Watch Your Tone

Ringtones began as a novel way for cellular phone users to personalize their incoming calls, but they have rapidly grown into a huge cash generator for musicians and mobile operators seeking to boost revenues. Now, ringtones are the most popular type of content purchased and downloaded onto wireless phones. This is good news to Vernon Irvin.

As executive vice president and general manager of VeriSign Communications Services, Irvin, 44, promotes VeriSign’s Jamster as a strategic choice for mobile carriers seeking a reliable platform for mobile transactions and buying content. “We have the single largest collection of off-portal brands in the world. Our 200,000 titles include full-track music, ringtones, games, and jokes,” says Irvin. Through all of its global operations, Jamster generated approximately $560 million in revenues in 2005. VeriSign, which operates intelligent infrastructure services for the Internet and telecommunications networks, reported revenues of $1.6 billion in 2005, up from $1.1 billion in 2004.

If you want to know where mobile technology is going, just listen to Irvin talk about the future of the content marketplace. “The fastest growing mobile content that’s coming in the next five years isn’t text or ringtones, it is video,” predicts Irvin, who refers to the content as “videotones.” “So when your phone rings, you will be able to hear the tone and see the video of the artist.”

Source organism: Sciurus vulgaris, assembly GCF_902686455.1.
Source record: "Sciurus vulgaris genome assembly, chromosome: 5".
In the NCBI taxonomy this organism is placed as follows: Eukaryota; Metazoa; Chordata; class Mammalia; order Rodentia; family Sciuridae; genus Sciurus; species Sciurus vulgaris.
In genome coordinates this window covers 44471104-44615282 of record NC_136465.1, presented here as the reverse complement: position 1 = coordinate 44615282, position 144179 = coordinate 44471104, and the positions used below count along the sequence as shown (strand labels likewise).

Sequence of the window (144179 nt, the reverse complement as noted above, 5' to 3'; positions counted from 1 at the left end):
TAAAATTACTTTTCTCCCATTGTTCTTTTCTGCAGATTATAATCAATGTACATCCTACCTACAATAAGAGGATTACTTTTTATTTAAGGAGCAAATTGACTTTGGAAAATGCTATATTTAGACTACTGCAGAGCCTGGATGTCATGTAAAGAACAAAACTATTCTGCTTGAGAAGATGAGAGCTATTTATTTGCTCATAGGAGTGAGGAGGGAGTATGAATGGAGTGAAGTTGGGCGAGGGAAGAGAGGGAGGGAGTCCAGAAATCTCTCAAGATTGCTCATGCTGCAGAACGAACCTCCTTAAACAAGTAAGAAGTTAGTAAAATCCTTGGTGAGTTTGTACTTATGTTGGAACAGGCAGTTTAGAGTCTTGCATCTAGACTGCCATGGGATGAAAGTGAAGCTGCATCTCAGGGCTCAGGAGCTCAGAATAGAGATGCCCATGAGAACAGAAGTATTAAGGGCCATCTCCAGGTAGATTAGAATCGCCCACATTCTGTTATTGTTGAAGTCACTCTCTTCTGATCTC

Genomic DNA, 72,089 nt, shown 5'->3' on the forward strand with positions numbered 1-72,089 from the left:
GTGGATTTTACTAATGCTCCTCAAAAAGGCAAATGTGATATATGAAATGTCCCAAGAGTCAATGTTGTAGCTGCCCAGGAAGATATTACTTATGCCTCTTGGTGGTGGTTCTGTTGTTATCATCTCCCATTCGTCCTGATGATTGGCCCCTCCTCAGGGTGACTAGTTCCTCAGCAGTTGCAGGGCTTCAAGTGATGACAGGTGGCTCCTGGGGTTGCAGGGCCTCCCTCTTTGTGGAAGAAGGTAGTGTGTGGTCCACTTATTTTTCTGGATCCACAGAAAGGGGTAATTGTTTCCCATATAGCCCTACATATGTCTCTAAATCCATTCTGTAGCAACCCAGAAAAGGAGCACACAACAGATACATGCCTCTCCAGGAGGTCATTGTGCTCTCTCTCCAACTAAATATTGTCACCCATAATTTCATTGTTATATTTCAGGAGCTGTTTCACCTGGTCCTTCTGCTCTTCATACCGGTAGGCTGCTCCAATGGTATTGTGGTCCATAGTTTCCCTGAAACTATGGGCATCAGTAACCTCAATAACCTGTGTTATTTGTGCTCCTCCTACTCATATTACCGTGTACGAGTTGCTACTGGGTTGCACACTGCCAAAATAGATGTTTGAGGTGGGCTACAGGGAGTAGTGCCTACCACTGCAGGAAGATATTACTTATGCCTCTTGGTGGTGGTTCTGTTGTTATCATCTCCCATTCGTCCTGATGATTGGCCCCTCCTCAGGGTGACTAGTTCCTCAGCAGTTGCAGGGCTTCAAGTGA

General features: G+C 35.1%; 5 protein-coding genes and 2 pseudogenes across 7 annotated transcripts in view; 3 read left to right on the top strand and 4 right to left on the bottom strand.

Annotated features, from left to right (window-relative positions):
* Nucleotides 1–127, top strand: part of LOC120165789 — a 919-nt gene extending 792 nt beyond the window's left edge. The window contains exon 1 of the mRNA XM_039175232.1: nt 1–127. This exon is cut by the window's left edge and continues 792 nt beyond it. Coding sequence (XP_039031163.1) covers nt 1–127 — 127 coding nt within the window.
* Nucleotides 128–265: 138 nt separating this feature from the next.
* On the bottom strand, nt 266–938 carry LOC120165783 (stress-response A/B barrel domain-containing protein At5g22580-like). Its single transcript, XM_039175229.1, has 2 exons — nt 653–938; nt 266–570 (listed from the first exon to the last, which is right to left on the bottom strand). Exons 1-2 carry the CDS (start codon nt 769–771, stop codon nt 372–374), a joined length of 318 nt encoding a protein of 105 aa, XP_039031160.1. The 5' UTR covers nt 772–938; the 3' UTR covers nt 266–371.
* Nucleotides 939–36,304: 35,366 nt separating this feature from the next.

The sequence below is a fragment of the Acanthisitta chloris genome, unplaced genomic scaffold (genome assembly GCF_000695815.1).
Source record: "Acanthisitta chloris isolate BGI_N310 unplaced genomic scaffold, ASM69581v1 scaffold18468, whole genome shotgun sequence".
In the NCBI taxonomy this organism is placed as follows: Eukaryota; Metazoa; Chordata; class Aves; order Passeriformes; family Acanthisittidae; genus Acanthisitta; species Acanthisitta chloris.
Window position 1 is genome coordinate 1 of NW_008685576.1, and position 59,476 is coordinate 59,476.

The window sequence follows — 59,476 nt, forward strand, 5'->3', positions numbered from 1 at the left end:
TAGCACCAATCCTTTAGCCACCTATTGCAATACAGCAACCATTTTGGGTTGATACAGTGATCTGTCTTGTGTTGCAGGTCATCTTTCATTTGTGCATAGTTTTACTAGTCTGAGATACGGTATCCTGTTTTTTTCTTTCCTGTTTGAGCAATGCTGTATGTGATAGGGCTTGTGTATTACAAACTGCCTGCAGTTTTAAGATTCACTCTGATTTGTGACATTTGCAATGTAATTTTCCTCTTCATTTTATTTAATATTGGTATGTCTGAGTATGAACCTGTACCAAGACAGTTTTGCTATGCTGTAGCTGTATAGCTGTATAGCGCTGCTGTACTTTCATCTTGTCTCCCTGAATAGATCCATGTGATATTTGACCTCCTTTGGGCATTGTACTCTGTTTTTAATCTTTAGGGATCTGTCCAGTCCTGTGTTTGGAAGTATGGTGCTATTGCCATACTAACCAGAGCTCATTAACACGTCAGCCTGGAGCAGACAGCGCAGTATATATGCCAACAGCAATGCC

Irvin believes that ringtone sales are poised for significant growth, and industry analysts agree. Revenues, which have been doubling in recent years, are expected to reach $724 million in 2009, according to JupiterResearch, a market research firm that tracks the Internet and emerging consumer technologies.

Ringtones have become big business. Walt Disney Co. announced that its upcoming cell phone service will include Disney ringtones and video clips. In late April, Skype, eBay’s Internet telephone subsidiary, announced a deal with music publishers that will enable users to create audio clips from artists such as Madonna, Green Day, and Red Hot Chili Peppers as ring tones for $1.50 each. In fact, considering less-than-stellar CD sales, ringtones are an industry bright spot, according to Jupiter Research.

Irvin, who has more than 20 years of communications and media experience, held several executive positions at American Management Systems, British Telecommunications, and MCI. Since joining VeriSign in June 2003, the University of Cincinnati graduate has grown the company’s communications business and introduced a range of services to help more than 1,000 global telecommunications carriers, such as Cingular, Sprint, and T-Mobile, leverage new revenue-generating opportunities.

Despite being one of the most popular ringtone distributors, Jamster has attracted its share of criticism. A class-action lawsuit filed in California last year alleges that Jamster’s advertisements implied that consumers would receive a free ringtone if they registered on the company’s Website. But the company allegedly did not adequately disclose that by registering, consumers would be automatically charged fees for monthly services and text message notifications.

Irvin continues to play a pivotal role in taking the Jamster model to media companies to show them how to sell their content through mobile